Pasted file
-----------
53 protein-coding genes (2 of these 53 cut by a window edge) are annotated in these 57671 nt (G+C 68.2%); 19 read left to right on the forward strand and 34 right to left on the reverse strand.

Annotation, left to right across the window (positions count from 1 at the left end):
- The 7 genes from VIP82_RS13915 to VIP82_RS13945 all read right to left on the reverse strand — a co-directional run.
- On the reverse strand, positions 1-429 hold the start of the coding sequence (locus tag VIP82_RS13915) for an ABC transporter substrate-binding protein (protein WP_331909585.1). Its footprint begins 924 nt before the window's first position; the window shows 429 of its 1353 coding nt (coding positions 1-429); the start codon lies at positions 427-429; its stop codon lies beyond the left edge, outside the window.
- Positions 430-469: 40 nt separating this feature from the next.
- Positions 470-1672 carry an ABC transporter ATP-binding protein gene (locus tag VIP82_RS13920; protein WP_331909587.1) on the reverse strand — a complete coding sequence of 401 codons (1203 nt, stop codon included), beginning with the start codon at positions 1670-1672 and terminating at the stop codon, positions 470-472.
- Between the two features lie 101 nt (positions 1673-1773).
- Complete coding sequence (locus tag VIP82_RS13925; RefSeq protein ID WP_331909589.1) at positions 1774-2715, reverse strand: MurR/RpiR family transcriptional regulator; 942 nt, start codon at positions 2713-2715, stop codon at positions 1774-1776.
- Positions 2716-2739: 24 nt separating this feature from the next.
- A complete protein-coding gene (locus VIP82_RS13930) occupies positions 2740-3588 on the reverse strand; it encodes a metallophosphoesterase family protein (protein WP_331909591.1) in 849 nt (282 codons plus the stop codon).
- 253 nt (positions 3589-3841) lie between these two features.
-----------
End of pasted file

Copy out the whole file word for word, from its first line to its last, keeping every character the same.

53 protein-coding genes (2 of these 53 cut by a window edge) are annotated in these 57671 nt (G+C 68.2%); 19 read left to right on the forward strand and 34 right to left on the reverse strand.

Annotation, left to right across the window (positions count from 1 at the left end):
- The 7 genes from VIP82_RS13915 to VIP82_RS13945 all read right to left on the reverse strand — a co-directional run.
- On the reverse strand, positions 1-429 hold the start of the coding sequence (locus tag VIP82_RS13915) for an ABC transporter substrate-binding protein (protein WP_331909585.1). Its footprint begins 924 nt before the window's first position; the window shows 429 of its 1353 coding nt (coding positions 1-429); the start codon lies at positions 427-429; its stop codon lies beyond the left edge, outside the window.
- Positions 430-469: 40 nt separating this feature from the next.
- Positions 470-1672 carry an ABC transporter ATP-binding protein gene (locus tag VIP82_RS13920; protein WP_331909587.1) on the reverse strand — a complete coding sequence of 401 codons (1203 nt, stop codon included), beginning with the start codon at positions 1670-1672 and terminating at the stop codon, positions 470-472.
- Between the two features lie 101 nt (positions 1673-1773).
- Complete coding sequence (locus tag VIP82_RS13925; RefSeq protein ID WP_331909589.1) at positions 1774-2715, reverse strand: MurR/RpiR family transcriptional regulator; 942 nt, start codon at positions 2713-2715, stop codon at positions 1774-1776.
- Positions 2716-2739: 24 nt separating this feature from the next.
- A complete protein-coding gene (locus VIP82_RS13930) occupies positions 2740-3588 on the reverse strand; it encodes a metallophosphoesterase family protein (protein WP_331909591.1) in 849 nt (282 codons plus the stop codon).
- 253 nt (positions 3589-3841) lie between these two features.